Cartagena, Colombia, which already has a decent selection of restaurants, has seen a surge of interesting new eateries opening up around the old city and in neighboring Getsemaní. There’s a level of culinary diversity spreading around the city, partly by local restaurateurs opening up new spaces and chefs from Bogota and Medellin expanding into the city for the first time. Here’s what is worth checking out.
The bohemian neighborhood of Barranco – a historical, protected area of the city, full of art galleries and private residences, is on the map for the first time because of a slew of high profile art related openings. Here’s where to eat and drink.
Chiloé, in the southern half of Chile at the absolute end of the Pan-American Highway, is a stunningly beautiful, fiercely independent island chain hanging just off of Puerto Montt. It is a place where tales of mythological figures such as sirens and witches and ghost ships are woven into daily… Read More →
In terms of restaurants, no city on the South American continent, except for maybe Lima, has as much star power as São Paulo, Brazil’s sprawling inland city of 11 million inhabitants (20 million if you include the entire metropolitan area). New restaurants that opened in 2012 and others opening this year are giving reason to explore well beyond Alex Atala’s D.O.M. and Helena Rizzo’s Maní.
Cuzco has always been a bit of a wild card in terms of restaurants. While quality products are there, few restaurants have really put them to good use and instead have tried to serve tourist friendly food. That’s beginning to change.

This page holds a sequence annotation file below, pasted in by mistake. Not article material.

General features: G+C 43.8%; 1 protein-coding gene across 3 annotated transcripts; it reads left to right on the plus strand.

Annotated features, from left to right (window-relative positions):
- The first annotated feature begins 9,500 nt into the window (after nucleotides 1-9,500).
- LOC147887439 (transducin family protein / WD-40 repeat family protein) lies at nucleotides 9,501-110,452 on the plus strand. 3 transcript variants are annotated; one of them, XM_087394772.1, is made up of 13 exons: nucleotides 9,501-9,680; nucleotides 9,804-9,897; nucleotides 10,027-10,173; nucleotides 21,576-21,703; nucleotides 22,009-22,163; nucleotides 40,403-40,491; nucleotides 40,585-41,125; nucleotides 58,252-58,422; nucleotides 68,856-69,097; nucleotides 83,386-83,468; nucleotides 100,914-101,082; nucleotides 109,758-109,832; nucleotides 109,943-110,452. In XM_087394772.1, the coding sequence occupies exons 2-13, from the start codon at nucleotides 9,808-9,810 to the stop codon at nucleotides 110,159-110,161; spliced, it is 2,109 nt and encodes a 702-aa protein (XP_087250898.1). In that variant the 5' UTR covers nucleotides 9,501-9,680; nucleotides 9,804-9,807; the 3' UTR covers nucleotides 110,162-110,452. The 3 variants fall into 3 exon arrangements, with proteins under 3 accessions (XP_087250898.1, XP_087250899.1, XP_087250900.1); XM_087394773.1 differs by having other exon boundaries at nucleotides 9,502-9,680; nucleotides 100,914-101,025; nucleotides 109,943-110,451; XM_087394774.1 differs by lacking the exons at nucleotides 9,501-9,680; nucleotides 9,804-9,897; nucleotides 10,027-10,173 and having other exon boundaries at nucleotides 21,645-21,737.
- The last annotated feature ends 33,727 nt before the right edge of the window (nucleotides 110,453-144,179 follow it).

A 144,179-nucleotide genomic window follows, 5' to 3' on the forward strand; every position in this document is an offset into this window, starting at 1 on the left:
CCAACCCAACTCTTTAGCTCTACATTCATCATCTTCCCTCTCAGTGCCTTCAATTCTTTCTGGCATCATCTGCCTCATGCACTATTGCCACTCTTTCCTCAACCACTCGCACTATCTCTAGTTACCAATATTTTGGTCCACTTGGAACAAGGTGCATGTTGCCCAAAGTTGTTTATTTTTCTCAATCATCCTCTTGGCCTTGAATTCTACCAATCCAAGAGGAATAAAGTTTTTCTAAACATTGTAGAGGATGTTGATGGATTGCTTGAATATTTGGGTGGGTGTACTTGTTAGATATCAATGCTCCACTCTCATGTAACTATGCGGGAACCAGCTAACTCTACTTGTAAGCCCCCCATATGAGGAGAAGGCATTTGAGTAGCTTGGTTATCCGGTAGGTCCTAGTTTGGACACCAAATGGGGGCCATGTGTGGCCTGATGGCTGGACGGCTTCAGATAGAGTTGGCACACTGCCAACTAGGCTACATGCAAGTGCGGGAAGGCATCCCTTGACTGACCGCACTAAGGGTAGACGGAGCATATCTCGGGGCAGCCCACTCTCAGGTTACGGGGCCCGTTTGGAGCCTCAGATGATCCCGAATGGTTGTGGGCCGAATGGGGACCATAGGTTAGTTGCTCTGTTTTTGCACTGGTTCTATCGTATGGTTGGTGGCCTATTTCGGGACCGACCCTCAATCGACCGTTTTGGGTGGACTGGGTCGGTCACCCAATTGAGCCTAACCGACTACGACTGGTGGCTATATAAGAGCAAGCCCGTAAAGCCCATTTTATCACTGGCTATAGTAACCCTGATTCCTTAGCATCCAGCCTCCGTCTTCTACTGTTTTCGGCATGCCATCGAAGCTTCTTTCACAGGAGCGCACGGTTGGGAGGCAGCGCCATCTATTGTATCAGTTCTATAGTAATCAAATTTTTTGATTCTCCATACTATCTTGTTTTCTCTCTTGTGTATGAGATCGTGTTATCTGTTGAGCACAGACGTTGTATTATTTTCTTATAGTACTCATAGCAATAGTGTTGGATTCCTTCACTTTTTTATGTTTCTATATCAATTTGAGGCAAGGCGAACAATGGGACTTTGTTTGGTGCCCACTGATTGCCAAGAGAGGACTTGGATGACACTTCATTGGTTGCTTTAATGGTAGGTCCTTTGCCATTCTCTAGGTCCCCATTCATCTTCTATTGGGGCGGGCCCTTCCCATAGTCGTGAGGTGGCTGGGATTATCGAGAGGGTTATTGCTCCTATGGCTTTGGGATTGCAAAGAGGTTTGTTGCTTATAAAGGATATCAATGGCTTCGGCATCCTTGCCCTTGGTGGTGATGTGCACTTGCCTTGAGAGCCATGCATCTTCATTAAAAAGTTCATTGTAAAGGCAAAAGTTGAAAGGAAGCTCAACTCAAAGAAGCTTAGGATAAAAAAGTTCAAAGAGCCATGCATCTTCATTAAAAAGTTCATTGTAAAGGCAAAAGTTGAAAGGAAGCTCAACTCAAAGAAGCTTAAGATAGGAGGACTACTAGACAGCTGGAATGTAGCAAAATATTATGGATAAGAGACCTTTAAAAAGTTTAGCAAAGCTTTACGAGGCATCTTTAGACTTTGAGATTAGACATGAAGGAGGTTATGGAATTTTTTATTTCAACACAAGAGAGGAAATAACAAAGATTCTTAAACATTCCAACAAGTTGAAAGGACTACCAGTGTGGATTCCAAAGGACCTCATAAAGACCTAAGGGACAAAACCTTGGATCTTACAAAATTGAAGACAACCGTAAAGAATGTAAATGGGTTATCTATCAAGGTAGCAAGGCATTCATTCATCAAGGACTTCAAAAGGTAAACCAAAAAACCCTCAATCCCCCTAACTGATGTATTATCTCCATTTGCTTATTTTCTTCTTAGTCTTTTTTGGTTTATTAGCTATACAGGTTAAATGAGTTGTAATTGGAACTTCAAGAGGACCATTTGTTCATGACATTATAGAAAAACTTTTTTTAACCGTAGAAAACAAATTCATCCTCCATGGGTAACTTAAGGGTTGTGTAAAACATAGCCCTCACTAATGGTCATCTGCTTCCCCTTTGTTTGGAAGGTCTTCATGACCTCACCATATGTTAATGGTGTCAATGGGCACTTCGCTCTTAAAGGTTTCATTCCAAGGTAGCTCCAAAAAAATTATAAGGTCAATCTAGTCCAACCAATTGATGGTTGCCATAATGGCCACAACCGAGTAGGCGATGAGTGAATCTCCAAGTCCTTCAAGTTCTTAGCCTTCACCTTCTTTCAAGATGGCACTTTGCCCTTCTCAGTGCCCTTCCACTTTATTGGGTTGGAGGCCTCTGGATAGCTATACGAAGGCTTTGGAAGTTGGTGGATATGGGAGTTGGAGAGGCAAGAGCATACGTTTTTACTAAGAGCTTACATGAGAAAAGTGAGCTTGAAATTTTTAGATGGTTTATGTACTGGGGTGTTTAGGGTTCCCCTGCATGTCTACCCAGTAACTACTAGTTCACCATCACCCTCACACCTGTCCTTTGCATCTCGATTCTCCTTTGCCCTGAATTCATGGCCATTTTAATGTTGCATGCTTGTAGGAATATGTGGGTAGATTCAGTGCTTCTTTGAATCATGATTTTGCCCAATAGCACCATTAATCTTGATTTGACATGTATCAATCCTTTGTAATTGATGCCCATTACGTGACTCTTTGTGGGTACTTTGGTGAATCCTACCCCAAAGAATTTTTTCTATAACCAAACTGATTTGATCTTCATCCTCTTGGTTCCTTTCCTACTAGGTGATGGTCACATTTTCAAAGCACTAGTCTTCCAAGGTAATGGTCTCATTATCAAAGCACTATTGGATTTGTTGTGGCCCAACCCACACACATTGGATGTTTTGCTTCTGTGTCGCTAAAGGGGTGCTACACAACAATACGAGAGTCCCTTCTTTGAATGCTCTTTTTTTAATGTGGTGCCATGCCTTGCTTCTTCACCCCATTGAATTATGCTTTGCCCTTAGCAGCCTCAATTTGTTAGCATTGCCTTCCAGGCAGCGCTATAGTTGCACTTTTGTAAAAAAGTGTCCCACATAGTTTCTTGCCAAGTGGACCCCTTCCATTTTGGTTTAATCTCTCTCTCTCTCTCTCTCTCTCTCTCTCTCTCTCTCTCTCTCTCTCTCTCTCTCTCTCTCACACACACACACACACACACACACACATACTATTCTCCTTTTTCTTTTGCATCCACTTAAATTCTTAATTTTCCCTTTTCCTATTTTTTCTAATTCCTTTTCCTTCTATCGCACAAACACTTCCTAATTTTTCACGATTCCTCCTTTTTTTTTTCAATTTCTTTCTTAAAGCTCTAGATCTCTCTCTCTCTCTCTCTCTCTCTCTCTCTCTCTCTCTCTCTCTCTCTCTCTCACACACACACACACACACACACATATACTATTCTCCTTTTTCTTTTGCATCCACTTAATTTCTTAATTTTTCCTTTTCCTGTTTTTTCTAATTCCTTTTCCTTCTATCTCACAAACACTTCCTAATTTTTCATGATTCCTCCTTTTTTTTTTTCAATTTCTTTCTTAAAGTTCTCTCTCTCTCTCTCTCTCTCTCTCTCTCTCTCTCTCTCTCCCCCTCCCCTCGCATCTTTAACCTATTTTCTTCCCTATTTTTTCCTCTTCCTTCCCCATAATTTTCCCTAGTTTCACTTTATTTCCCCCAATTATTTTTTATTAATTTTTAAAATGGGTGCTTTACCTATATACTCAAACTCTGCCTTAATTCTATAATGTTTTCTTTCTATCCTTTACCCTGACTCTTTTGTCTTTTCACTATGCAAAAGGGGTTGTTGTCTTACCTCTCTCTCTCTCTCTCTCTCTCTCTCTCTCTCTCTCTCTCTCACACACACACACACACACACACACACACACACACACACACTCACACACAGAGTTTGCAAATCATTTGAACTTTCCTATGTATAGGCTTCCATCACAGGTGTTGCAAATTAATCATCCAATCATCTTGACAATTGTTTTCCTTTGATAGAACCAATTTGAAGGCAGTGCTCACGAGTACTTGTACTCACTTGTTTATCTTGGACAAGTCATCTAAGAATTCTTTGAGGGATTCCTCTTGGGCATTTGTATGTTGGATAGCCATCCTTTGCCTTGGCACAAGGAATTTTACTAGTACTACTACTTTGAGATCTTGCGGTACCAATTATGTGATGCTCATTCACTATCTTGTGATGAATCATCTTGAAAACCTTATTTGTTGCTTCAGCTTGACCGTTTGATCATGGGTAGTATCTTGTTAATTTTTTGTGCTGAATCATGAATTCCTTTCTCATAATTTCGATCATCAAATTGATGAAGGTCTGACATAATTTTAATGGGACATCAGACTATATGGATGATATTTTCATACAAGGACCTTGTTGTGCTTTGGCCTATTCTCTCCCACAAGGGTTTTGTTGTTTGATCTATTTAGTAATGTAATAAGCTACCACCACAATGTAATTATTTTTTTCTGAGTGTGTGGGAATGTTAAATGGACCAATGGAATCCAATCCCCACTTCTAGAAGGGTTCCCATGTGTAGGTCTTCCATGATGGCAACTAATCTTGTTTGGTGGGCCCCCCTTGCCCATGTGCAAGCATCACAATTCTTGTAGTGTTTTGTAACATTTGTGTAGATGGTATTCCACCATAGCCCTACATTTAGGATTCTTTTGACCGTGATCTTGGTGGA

San Antonio, Texas has quickly become a center of southwestern cuisine. Here’s where to eat and drink…
Santiago, Chile has very suddenly become Latin America’s center of craft beer. Unlike the beer in the more-German influenced south of Chile, Santiago’s micro-brew scene has a much wider set of influences that extends to the UK and the Pacific coast of the United States. While there are no beer tours in Santiago per se, several of the city’s top breweries do open their doors to visitors.
Easter Island is a microcosm of planet earth. When the resources were depleted and war broke out in the 16th century, the population collapsed. While relying on mainland Chile for decades, the Rapa Nui are increasingly learning to be self-sustainable. For the first time in the island’s history, they have begun to export products: papayas and beer.
When one thinks of Argentina three things immediately come to mind – beef, tango, and soccer! Argentina excels in all these areas and they continue to be deeply integrated into the culture and daily life. As someone that has lived in Buenos Aires since 2007, I’ve had the opportunity to experience them all, but being extremely interested in food and cooking, the customs that surround preparing and serving beef have intrigued me the most.
As most of my work as of late involves eating and restaurants in Lima, Peru, I am often asked where to go. What is the cevicheria of the moment? Who is the hottest chef of the moment? Where should I go for a taste of the Amazon? Who has the best anticuchos? Which of Gaston Acurio’s restaurants should I go to? I could literally go on for days describing where to eat in Lima. While I’m usually scouting out huariques and market stalls in obscure districts, though for the passing writer or foodie that wants to know what is in right now, here is my Lima IT list.